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Buyer

It can be so easy to get caught up in the shopping experience (whether you enjoy it or not), that you’ve probably never thought about how your latest purchase made it into your basket in the first place.

Don’t worry, everyone is guilty of not questioning it…well except buyers in retail jobs, because they’re the ones responsible for the stock that you’re queuing up for.

 


So, what will I actually be doing?

Working very closely with the merchandisers, a retail buyer helps to ensure the right products are selected to bring into the store.

You’ll be in charge of making key decisions throughout the buying process including:

  • Selecting new products and reviewing the old
  • Finding the right suppliers
  • Negotiating prices (so the store doesn’t get ripped off)
  • Ensuring the products are delivered on time
  • Helping to interpret reports and predicting future sales
  • Pitching ideas to senior management
  • Stock control
  • Budgeting
  • Reacting to any changes in customer demand
  • Maintaining relationships with existing suppliers while seeking new ones
  • Attending trade events
  • Getting feedback from customers


Not for the easily flustered, the job can get quite complicated as you have to consider several things before you select merchandise.

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The nitty gritty

Because you’ll have a lot of deadlines to hit during the day, you’ll often be working beyond the typical 9-5 hours.

Often working in the head office, your work-base can change depending on the season, particularly if you’re working in a clothes store. In the slow seasons you’ll mainly be in the office, but during the busier buying months it’s likely you’ll spend a lot more time at trade shows and with suppliers.

This is a team-orientated role and you’ll be working closely with other departments to help pick the right products. So if you hate people, this isn’t the job for you.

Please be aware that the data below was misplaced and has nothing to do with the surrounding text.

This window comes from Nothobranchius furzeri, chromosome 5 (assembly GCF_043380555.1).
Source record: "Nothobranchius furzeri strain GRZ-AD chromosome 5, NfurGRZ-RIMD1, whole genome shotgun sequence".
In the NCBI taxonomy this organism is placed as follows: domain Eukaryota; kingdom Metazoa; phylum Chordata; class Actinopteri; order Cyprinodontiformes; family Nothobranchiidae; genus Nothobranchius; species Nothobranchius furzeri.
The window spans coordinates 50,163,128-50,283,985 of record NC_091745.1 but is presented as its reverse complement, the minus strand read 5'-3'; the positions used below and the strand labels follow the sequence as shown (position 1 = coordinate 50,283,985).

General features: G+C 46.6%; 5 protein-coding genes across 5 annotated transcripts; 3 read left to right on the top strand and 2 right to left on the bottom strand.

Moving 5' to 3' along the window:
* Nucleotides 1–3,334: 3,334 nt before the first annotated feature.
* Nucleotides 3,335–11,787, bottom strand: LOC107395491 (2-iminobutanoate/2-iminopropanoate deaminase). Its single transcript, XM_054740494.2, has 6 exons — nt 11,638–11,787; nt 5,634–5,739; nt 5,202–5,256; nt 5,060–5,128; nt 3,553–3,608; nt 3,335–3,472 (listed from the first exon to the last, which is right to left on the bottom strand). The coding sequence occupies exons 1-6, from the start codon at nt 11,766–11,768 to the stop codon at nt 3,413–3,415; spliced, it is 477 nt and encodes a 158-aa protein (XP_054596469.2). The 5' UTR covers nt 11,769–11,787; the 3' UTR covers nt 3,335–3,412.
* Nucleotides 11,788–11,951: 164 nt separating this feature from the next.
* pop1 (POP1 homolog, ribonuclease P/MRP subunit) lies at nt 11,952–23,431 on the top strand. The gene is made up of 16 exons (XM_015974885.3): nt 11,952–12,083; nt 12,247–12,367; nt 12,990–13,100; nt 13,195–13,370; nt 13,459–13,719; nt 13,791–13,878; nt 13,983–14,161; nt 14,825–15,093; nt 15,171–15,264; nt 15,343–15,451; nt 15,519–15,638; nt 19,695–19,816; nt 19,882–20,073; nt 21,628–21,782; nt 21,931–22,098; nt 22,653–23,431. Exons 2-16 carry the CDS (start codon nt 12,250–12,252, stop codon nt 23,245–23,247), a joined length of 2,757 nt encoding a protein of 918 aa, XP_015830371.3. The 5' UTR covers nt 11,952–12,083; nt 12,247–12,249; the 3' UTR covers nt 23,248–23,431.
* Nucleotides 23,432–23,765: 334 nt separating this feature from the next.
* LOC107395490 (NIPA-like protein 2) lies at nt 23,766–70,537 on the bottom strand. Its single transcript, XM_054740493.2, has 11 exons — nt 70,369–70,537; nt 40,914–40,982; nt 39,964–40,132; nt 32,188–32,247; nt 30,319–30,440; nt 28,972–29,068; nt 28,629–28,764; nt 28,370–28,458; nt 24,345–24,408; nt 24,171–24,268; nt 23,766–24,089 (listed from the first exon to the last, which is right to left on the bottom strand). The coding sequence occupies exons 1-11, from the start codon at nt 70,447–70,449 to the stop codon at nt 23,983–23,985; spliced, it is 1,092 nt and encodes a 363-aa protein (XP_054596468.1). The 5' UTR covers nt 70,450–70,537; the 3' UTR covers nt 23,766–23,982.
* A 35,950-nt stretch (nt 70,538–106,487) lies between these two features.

Not just for the retail industry, buyers exist in plenty of specialist sectors so you can pick an area that interests you and help them stock the next big thing.

Benefits can include private healthcare, and more importantly, retail discount.


Money, money, money

Due to the pressurised nature of the job, a buyer’s salary is pretty good, even at the very beginning.

When you first start you can expect to earn between £18,000 and £25,000.

As you gain more experience the salary goes up to around £35,000-£60,000.

Hit the senior buying level and you’re looking at taking home between £55,000-£70,000 a year.


Although salaries can change depending on your location and the size of the company.


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The good points...

If you choose to specialise in a particular area, being a buyer can be quite glamorous, particularly if you choose to work with fashion.

Because the needs of customers change throughout the year, the minute one season is over, you’ll have completely different stock to pick from for the next, so there’s plenty of variety too.


...and the bad

There’s a lot of responsibility on buyer’s shoulders, so expect to have a few stressful days, especially if you end up picking the wrong products and the store makes a loss.


Is there study involved?

A qualification (preferably a degree) in a relevant retail or business subject is always handy to have on the CV. Try and be specific to the sector you want to be in from the start, want to work in fashion outlets? Then a fashion degree would be a good start.

Graduate programmes and in-house training are also available. These are particularly useful as they help you to develop your skill set.

Education not for you? You can work your way up the retail ladder without any qualifications and try for internal promotions, but expect a higher amount of competition.

With or without qualifications, try and get retail experience before you start hastily applying for buyer jobs. Even if it’s just a part-time weekend job, it’ll give you a feel for the environment and show your passion for the industry.


OK, I'm interested... But is it really the job for me?

To enjoy being a buyer, it’s always helpful to have an interest in the area you’re working in, as this will give you a better eye for picking merchandise. It also helps if you can:

  • Adapt to any situation
  • Can remain calm under pressure
  • Spot the next big thing
  • Have a passion for retail
  • Have analytical skills
  • Negotiate and network
  • Work in a team
  • Be organised
  • Multi-task
  • Be numerical
  • Have IT skills
  • Have good commercial awareness
  • Be creative

 

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